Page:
The Costa Brava, part of the coastal region of Cataluña, in the northeast of Spain, extends along 125 km of stunning coastline, from the resort of Blanes, in the south, to the French border. While the region is well known for its big resorts like Lloret de Mar, Tossa de Mar, and Estartit, which cater for mass tourism, there are still many unspoilt and beautiful places to stay. This is especially true along the north of the Costa Brava, where you’ll find places such as Tamariu and Cadaquès.
If you avoid the larger, crowded beaches, you’ll discover many small, charming resorts and villas tucked away in picturesque, whitewashed villages. These are often perched above secluded, scenic coves, and are bounded by wooded hillsides and rolling vineyards ideal places to stay when exploring this region renown for its extraordinary natural beauty and cultural heritage.
The best time to visit the Costa Brava is during May and June, when the resorts and villas are less crowded and temperatures are in the mid 70s. September is also a good time, but the weather can sometimes be rainy.
Heading north from Barcelona, you’ll encounter beautiful beaches, warm seas, small sandy bays, and quaint little fishing villages. Apart from the beaches and coastal scenery, the region has a highly rated, distinctive cuisine, several natural parks, a rich Roman civilization heritage, and museums featuring many of Spain’s famous artists. If you’re looking to give the crowds a miss, make an effort to visit some of these delightful places.
Tamariú is a lovely whitewashed village that overlooks a small cove with startling blue waters, set around with pink rocks. The restaurants along the promenade offer delicious grilled fish, paella and tapas, and local wines. There’s no nightlife to speak of, since the only resort closes at 11pm, which makes this a destination for those who appreciate quiet evenings, great seafood, and beautiful surroundings.
Backed by orange cliffs and wooded hills, Alguablava is a small traditional Costa Brava village with an immaculate sandy beach and the sea here is a particularly intense cobalt blue. Popular with older couples and young families, the nightlife is minimal, since the restaurants and bars tend to shut in the evenings. The town’s two hotels have excellent restaurants.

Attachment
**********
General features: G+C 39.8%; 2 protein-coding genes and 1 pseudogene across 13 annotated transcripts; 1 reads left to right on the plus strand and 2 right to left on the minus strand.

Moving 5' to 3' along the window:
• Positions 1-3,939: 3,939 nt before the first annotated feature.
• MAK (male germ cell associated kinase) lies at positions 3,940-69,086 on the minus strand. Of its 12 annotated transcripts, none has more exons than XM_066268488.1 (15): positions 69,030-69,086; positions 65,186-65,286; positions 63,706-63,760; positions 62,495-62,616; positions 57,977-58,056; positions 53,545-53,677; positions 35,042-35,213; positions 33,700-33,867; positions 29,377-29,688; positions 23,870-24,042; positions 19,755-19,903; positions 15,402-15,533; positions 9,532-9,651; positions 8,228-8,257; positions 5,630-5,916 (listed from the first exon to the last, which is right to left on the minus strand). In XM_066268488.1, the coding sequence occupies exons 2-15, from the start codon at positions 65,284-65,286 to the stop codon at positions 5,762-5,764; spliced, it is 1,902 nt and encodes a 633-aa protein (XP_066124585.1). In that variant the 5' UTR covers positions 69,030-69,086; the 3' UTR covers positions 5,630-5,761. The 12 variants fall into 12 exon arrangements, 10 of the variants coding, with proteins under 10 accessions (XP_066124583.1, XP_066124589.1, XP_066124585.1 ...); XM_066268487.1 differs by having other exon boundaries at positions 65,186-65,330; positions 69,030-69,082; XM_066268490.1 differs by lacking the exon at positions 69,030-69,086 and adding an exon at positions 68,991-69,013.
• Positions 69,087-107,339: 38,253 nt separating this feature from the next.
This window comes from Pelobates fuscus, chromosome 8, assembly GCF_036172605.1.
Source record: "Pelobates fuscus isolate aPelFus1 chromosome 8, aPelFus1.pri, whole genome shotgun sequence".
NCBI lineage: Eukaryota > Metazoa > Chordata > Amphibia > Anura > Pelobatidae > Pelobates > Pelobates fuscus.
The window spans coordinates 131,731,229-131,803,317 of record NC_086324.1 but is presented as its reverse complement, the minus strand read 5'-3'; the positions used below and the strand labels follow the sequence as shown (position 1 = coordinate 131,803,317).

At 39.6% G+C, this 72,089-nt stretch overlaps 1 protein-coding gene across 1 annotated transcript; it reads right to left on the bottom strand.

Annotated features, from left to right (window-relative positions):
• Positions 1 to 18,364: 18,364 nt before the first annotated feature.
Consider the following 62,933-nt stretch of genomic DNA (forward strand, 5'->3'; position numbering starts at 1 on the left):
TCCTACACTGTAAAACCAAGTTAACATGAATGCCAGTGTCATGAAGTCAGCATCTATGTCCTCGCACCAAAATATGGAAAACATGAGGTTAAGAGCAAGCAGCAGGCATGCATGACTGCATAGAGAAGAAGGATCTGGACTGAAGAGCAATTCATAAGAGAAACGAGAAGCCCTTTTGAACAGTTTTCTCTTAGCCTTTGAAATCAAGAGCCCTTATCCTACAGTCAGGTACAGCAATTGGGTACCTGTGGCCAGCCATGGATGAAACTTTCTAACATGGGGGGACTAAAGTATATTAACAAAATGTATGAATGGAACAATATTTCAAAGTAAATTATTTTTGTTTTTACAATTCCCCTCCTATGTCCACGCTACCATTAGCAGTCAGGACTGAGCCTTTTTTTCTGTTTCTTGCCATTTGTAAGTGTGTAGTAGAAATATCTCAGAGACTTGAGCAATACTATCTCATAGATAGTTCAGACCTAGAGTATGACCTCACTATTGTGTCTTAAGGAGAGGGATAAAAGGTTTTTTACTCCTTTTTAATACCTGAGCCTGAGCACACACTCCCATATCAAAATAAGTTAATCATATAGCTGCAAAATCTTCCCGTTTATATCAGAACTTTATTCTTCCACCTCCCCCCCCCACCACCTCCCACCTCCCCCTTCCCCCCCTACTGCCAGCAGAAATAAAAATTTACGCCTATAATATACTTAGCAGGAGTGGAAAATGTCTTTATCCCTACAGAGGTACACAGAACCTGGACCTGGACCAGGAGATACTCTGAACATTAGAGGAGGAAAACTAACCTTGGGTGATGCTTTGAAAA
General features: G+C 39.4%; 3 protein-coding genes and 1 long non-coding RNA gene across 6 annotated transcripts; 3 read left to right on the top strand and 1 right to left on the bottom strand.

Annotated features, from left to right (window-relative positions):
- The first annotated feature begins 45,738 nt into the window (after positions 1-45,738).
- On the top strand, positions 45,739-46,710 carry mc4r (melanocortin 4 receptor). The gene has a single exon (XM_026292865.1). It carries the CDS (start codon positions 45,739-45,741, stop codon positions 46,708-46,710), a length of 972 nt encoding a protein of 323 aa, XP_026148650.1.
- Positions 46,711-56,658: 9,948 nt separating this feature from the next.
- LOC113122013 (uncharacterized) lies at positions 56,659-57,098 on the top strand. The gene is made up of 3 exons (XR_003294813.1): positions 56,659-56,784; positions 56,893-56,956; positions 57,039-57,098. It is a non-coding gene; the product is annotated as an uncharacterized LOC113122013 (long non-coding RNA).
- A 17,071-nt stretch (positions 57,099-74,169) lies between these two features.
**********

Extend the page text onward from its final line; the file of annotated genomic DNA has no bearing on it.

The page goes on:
The coves between Aiguablava and Sa Riera, are among the Costa Brava’s most beautiful. Take a short drive inland to visit the medieval hilltop town of Begur, which lies in a semicircle around an imposing 15th-century castle, with five huge towers. The castle was occupied during the War of Independence. The narrow, winding streets end at the main square, where there are plenty of good restaurants.
Empúries is a fascinating archaeological site, just five minutes’ drive from L’Escala. First settled by the Phoenicians, then the Greeks and Romans, this was once a thriving city, founded early in the 6th century BC. Its ruins include temples, streets, shops, and the remains of villas and mosaic floors. In front of the ruins is a lovely duned beach with shallow water and soft sand.
To reach the secluded town of Cadaquès, you will have to drive along a steep road that winds through rolling hills toward the sea. At the coast, lines of old whitewashed, blue-shuttered houses stretch along the beautiful main bay, and the beach here is small and pebbly, with lots of boats coming and going. Restaurants, cafes, boutiques and galleries line the waterfront. Art lovers are well catered for here the Perrott-Moore Museum displays a collection of Dali’s graphic art, and the municipal Museu d’Art exhibits works by the locals, as well as paintings by Toulouse-Lautrec and others